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    Lumberjack athletes battle for woodcutting crown

    VIENNA (AFP) – Sixteen athletes from around the world sent woodchips flying on Saturday in an unusual competition, as they battled it out in Vienna for the Timbersports World Trophy.

    On a stage in front of the Austrian capital’s imposing city hall, spectators looked on as the entrants faced off against each other to chop up wood as quickly as possible in a variety of disciplines, using different axes and saws.

    “Most of the competitors are lumberjacks or work in forestry,” said Jean-Noel Raynaud from Stihl France, the company that organises the competition.

    Marcel Dupuis, a 36-year-old Canadian weighing in at 110 kilogrammes and 1.80 metres tall, has been steeped in this world since an early age.

    “I’ve always been interested in this because I cut wood all my youth,” he told AFP, adding that though he is a fireman in his day job, “several generations” of his family have poured their heart and soul into woodcutting. “It’s something I’d like to pass on to my children. It’s part of life, part of nature,” he said.

    Frenchman Pierre Puybaret also has fond memories of gathering wood with his parents in his native Correze region.

    New Zealand’s Jack Jordan during the wood chopping competition of the Timbersports World Trophy 2022, in Vienna. PHOTO: AFP

    Even though he pursued a career as a hydraulic mechanic, when he discovered competitive woodcutting in 2010 he quickly became addicted.

    The 35-year-old explained he was attracted by “the range of tasks” one is expected to master in a discipline which demands both “brawn and technique”.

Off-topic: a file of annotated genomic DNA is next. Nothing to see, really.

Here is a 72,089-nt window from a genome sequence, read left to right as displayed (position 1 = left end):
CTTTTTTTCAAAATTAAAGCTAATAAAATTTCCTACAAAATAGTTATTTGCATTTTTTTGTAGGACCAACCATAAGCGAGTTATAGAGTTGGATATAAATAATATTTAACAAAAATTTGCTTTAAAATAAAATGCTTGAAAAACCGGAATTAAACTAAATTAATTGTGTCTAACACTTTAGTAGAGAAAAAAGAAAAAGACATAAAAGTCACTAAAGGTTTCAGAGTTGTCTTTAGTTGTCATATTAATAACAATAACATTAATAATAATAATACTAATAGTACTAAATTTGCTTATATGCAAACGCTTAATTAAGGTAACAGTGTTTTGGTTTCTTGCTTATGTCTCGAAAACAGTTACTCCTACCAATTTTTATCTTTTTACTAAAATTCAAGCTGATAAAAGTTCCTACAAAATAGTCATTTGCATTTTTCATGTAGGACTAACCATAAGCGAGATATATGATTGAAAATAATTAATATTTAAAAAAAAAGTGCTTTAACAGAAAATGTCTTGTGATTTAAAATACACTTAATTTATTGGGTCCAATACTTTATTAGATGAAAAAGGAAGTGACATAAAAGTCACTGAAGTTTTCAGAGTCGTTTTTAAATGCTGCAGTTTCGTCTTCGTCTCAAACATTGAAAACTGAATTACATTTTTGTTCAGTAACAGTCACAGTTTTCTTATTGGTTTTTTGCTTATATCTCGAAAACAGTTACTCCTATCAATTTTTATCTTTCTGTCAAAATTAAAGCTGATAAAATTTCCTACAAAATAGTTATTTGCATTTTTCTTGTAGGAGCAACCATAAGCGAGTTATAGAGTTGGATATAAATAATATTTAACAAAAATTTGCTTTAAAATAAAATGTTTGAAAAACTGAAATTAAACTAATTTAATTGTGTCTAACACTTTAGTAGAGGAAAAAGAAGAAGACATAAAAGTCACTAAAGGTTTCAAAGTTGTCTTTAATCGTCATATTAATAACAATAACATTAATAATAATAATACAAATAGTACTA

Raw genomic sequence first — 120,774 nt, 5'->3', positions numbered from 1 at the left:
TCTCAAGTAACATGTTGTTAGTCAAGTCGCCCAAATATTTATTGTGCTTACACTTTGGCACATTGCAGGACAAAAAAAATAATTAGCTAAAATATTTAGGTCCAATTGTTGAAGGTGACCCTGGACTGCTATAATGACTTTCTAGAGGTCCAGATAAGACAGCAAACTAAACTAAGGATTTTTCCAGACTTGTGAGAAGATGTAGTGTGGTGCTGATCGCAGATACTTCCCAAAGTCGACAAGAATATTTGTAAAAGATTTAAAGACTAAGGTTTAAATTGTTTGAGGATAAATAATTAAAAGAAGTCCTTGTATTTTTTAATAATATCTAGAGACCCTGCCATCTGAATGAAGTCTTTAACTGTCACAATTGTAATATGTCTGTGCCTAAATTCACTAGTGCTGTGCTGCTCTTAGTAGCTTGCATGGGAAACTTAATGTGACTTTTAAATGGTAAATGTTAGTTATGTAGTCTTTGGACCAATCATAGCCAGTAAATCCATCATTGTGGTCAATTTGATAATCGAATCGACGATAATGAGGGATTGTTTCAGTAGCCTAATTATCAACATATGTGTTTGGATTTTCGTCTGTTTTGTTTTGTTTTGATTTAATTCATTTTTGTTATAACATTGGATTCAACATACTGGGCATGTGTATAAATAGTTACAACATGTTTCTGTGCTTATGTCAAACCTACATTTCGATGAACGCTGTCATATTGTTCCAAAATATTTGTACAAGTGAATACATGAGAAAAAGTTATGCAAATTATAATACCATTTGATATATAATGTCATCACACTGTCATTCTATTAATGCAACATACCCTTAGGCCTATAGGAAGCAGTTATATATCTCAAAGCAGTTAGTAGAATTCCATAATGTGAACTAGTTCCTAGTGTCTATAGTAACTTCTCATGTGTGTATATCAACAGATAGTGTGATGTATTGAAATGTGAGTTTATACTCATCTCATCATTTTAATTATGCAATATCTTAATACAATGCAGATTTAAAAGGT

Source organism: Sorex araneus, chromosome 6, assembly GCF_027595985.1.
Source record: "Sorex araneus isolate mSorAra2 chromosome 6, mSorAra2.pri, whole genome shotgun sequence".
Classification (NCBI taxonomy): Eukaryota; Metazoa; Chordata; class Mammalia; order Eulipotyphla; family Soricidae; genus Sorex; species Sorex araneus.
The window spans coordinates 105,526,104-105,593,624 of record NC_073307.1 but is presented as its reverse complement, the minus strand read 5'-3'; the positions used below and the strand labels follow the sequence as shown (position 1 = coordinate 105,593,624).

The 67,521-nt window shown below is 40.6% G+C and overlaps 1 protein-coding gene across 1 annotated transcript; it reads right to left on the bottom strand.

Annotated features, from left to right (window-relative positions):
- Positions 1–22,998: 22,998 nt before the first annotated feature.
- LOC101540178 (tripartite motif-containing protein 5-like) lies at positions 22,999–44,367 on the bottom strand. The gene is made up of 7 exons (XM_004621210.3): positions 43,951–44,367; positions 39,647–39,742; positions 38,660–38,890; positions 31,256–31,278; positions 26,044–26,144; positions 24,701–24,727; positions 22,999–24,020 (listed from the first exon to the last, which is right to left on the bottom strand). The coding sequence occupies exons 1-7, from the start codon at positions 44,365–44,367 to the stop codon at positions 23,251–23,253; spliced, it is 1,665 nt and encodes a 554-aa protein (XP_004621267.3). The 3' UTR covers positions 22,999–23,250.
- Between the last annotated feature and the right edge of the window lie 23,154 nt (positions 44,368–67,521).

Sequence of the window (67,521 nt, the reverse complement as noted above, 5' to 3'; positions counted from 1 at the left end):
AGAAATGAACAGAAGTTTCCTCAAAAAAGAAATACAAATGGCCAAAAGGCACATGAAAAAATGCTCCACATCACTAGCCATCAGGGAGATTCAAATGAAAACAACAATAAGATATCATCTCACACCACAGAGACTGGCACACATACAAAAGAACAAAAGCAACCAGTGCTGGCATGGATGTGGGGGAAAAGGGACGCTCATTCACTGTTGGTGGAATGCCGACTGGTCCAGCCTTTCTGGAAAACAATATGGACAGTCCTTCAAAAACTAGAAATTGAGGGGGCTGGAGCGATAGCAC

Though not part of Saturday’s event, perhaps the sport’s most spectacular event is the “springboard” where competitors have to hack slots into a 2.8m-high trunk. Showing off dexterity and balance, they then jam planks of wood into those same slots in order to swing onto them and climb to the top.

    “It’s a complete sport, like a biathlon,” said Puybaret, a six-time French champion.

    Raynaud said the scene in France is still relatively modest, with around 80-100 athletes in seven clubs across the country.

    “It’s not something you can make a living from because the prizes aren’t big enough,” said Puybaret, who has had to set up his own site for training and get a truckload of wood delivered at the beginning of each competition season.

    The sport is better developed in its birthplace Australia, as well as in New Zealand and Canada, countries which regularly supply the sport’s champions. A spokesman for the Timbersports competition Christopher Borghorst explained that the sport has a pedigree stretching back to the 1870s Down Under, adding, “This is also why we call it the original extreme sport.”

    Indeed on Saturday it was a New Zealander, Jack Jordan, who clinched the World Trophy, with American Jason Lentz finishing second and Australia’s Brad De Losa third.

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